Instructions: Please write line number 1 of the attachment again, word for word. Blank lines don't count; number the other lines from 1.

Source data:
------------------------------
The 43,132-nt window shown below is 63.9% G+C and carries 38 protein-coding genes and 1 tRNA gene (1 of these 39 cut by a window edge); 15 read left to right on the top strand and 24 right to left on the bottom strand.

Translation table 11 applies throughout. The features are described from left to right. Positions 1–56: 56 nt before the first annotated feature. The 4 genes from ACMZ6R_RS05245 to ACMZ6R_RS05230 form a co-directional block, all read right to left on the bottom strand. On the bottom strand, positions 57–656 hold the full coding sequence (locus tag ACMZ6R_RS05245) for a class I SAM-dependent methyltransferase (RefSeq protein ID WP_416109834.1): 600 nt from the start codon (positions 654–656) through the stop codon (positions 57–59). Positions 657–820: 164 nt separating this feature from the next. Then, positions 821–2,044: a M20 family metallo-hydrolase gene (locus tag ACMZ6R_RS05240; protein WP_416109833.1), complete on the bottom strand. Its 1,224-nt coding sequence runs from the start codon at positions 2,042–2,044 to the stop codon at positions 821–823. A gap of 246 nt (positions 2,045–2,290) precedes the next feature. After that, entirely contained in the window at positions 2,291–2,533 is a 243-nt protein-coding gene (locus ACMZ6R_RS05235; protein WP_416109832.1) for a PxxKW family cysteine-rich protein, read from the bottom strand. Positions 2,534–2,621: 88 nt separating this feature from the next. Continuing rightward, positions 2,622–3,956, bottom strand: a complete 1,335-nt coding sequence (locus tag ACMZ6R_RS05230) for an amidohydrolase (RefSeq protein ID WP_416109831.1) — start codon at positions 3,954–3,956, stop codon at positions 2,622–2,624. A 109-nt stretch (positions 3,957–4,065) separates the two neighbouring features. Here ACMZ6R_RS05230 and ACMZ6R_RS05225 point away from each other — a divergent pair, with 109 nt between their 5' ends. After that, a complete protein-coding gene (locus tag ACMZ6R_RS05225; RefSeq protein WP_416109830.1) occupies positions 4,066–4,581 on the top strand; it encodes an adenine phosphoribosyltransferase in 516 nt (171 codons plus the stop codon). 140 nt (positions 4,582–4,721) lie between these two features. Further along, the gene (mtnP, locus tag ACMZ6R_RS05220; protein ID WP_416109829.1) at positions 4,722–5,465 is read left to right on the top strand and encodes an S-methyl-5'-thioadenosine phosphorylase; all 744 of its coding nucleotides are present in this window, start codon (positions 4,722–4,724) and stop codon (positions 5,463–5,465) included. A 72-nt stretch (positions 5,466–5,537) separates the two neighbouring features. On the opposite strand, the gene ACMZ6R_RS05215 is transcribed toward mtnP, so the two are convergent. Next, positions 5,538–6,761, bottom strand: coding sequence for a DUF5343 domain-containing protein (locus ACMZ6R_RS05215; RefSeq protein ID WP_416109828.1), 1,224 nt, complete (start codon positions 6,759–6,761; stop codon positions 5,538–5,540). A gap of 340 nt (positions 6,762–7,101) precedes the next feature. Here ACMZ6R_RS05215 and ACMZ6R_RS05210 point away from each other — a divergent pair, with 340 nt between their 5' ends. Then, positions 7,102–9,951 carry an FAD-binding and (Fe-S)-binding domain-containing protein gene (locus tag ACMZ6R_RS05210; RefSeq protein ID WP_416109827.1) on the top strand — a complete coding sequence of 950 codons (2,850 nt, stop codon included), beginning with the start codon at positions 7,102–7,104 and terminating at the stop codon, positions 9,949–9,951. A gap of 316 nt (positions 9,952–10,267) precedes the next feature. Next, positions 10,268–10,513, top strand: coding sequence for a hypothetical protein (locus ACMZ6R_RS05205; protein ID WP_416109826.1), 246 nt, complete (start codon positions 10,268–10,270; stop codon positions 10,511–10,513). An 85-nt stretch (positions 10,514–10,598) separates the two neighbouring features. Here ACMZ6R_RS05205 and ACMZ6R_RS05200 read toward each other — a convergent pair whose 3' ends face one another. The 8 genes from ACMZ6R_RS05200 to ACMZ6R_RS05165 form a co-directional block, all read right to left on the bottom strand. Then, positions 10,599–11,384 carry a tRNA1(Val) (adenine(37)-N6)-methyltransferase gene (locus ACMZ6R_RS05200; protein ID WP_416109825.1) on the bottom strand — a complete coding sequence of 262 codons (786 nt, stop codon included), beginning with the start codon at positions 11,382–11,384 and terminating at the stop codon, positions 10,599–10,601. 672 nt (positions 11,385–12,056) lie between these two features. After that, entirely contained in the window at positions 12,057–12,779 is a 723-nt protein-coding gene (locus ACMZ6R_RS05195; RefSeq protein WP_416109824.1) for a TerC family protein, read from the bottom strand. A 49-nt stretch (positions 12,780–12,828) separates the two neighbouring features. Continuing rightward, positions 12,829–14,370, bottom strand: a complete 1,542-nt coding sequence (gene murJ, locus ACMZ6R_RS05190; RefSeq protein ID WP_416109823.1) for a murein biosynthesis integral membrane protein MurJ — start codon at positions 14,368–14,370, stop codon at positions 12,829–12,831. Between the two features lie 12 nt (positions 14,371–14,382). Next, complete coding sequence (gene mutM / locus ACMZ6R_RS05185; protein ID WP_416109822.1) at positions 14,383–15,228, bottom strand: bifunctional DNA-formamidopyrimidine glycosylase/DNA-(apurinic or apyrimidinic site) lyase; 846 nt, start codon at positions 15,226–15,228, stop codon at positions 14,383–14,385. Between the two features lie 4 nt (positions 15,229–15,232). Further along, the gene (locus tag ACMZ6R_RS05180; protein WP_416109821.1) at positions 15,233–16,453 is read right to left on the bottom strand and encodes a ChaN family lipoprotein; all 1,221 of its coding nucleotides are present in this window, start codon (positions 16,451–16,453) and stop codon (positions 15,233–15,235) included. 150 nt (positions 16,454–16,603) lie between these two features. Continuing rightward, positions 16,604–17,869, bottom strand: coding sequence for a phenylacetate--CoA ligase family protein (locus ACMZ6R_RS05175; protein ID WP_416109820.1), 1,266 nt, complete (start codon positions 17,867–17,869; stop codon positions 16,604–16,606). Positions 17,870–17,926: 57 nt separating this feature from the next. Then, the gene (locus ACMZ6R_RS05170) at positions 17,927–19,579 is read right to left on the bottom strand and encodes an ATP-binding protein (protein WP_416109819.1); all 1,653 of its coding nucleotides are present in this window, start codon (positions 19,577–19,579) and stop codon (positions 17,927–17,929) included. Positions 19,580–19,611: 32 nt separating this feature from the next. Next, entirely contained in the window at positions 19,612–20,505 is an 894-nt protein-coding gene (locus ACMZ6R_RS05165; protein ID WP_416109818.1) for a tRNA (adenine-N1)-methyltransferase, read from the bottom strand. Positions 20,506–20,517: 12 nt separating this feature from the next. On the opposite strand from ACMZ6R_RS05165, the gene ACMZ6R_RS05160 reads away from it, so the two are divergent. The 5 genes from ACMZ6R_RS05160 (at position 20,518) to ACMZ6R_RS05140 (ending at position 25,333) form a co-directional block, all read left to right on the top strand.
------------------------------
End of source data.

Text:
The 43,132-nt window shown below is 63.9% G+C and carries 38 protein-coding genes and 1 tRNA gene (1 of these 39 cut by a window edge); 15 read left to right on the top strand and 24 right to left on the bottom strand.